If you keep up with Peach Buzz or the supermarket tabloids, it’s no secret that scores of Hollywood actors are invading the South.
The Georgia Entertainment Industry Investment Act, signed by Gov. Sonny Perdue in May 2005 and updated in May 2008, provides not only tax incentives for the film industry, but boosts our state’s economy as well. This translates into jobs and, according to the Georgia Film Commission, approximately 25,000 of them were created since the legislation was approved.
With more productions taking place right here in our own backyard, why not step up and take a slice of the pie? Big budget productions and locally filmed television series such as “Drop Dead Diva” and “The Walking Dead” need background players, lots of them. As a result, there are casting agencies in metro Atlanta looking for someone just like you.
“We are always in need of people of all shapes, sizes, ages and ethnicities,” said Rose Locke of Bill Marinella Casting. “People get the impression that they need to be all glamorous. That’s not true. The realer you are, the better.”
Another misconception is that you need to invest a lot of money into expensive photographs or pay for call listings. Most extra casting agencies only require a recent digital image, your contact information and general statistics, and they publish casting calls online for free.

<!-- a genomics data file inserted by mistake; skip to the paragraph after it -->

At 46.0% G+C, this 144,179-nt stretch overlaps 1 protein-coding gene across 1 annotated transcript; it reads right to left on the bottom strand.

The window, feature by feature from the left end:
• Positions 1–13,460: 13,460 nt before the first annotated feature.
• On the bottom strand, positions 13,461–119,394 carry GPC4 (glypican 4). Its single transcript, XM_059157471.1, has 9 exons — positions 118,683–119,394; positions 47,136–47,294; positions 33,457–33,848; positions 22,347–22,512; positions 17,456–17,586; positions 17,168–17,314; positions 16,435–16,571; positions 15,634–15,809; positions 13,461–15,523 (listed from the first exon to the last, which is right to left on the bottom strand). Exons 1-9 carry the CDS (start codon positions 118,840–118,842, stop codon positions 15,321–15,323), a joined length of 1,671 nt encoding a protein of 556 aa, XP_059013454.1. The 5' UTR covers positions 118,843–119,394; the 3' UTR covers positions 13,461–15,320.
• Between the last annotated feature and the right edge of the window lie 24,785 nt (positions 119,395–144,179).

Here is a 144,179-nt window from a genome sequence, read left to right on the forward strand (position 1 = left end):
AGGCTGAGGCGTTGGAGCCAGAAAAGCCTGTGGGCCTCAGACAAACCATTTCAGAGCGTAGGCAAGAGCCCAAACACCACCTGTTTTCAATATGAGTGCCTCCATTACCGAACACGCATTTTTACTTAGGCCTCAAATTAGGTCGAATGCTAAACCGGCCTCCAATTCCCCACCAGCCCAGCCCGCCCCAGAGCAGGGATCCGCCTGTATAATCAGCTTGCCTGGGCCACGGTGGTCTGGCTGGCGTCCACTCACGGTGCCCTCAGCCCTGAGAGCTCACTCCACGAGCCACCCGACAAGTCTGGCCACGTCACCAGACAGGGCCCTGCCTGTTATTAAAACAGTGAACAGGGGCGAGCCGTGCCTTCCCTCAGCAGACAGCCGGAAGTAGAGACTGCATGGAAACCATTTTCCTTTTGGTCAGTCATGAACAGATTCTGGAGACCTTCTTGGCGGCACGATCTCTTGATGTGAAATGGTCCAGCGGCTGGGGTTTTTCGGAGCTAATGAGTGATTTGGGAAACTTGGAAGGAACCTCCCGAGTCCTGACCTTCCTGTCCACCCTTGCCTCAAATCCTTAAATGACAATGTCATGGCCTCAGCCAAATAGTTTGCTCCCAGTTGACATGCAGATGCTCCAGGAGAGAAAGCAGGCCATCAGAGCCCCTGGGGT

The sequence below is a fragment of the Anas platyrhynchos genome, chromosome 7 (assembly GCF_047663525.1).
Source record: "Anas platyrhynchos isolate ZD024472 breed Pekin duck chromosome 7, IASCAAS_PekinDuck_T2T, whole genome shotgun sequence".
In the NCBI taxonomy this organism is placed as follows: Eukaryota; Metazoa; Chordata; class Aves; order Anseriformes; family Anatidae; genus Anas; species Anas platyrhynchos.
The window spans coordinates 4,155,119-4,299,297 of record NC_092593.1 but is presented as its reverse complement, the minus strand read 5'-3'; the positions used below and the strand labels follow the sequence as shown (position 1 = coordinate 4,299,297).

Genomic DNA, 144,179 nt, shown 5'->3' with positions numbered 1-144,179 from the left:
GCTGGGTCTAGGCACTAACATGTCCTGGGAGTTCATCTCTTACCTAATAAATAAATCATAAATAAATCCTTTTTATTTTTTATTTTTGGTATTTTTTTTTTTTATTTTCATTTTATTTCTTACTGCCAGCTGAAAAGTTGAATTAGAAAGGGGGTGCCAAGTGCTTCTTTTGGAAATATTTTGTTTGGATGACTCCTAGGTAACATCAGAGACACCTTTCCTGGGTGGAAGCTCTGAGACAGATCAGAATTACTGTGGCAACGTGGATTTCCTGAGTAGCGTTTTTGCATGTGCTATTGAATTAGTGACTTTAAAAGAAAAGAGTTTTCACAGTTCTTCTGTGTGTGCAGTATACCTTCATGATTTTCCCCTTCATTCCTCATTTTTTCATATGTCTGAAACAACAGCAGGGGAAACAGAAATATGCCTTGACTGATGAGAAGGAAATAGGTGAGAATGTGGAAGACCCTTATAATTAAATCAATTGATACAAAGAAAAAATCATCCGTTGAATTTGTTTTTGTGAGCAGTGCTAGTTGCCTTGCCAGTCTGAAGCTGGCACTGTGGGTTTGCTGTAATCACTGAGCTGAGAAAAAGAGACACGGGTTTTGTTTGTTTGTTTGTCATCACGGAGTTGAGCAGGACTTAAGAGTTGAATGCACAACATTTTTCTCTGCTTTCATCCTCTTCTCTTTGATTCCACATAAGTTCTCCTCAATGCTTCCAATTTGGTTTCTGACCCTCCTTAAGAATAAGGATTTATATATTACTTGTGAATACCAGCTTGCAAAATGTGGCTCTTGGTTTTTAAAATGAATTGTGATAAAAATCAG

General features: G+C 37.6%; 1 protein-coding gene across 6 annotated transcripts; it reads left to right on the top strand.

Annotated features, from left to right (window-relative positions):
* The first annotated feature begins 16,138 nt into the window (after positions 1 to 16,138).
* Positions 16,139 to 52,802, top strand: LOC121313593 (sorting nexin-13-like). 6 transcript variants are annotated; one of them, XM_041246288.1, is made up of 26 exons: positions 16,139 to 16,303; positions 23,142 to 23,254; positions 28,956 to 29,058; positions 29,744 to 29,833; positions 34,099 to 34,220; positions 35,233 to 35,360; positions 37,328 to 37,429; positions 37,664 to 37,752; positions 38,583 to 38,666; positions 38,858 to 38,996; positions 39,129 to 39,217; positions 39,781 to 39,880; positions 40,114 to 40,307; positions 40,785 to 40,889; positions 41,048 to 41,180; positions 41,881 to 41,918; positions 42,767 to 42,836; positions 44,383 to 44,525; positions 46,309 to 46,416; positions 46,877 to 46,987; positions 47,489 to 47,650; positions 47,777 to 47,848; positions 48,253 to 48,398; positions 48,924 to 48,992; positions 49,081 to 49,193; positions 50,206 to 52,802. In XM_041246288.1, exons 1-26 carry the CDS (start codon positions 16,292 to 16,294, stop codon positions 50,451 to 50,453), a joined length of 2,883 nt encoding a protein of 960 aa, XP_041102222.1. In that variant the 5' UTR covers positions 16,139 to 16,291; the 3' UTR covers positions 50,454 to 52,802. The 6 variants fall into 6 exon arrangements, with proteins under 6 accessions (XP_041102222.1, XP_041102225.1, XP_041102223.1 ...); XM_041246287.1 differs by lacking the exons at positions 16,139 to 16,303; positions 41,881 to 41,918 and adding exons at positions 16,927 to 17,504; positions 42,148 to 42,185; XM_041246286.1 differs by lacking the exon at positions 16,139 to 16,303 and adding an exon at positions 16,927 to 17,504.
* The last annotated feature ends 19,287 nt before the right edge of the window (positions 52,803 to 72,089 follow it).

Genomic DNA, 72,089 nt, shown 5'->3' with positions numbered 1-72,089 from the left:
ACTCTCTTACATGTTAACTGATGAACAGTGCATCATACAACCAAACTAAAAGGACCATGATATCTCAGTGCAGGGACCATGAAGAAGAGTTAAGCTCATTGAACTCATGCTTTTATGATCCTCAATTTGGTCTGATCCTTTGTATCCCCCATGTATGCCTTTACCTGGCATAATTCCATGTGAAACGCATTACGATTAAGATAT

Patrick Ingram of Extras Casting Atlanta told The Atlanta Journal-Constitution that there is no reason for anyone to pay to find extra work.
“We are always posting new opportunities on our Facebook page that anyone can see and apply for,” Ingram said. “If you’ve got the time, there is more than likely a production that needs you. Generally, anyone asking you for money is pulling a scam.”
Ingram cast the background players for “The Blind Side,” “Zombieland” and “Hall Pass,” just to name a few. He is currently in need of kids who can play soccer as well as average-looking small-town folks of all ages for the upcoming Disney production “The Odd Life of Timothy Green,” starring Jennifer Garner. Filming will take place in Canton and Madison. Ingram encourages those interested in participating to e-mail a clear and recent photo to Oddlifeextras @gmail.com.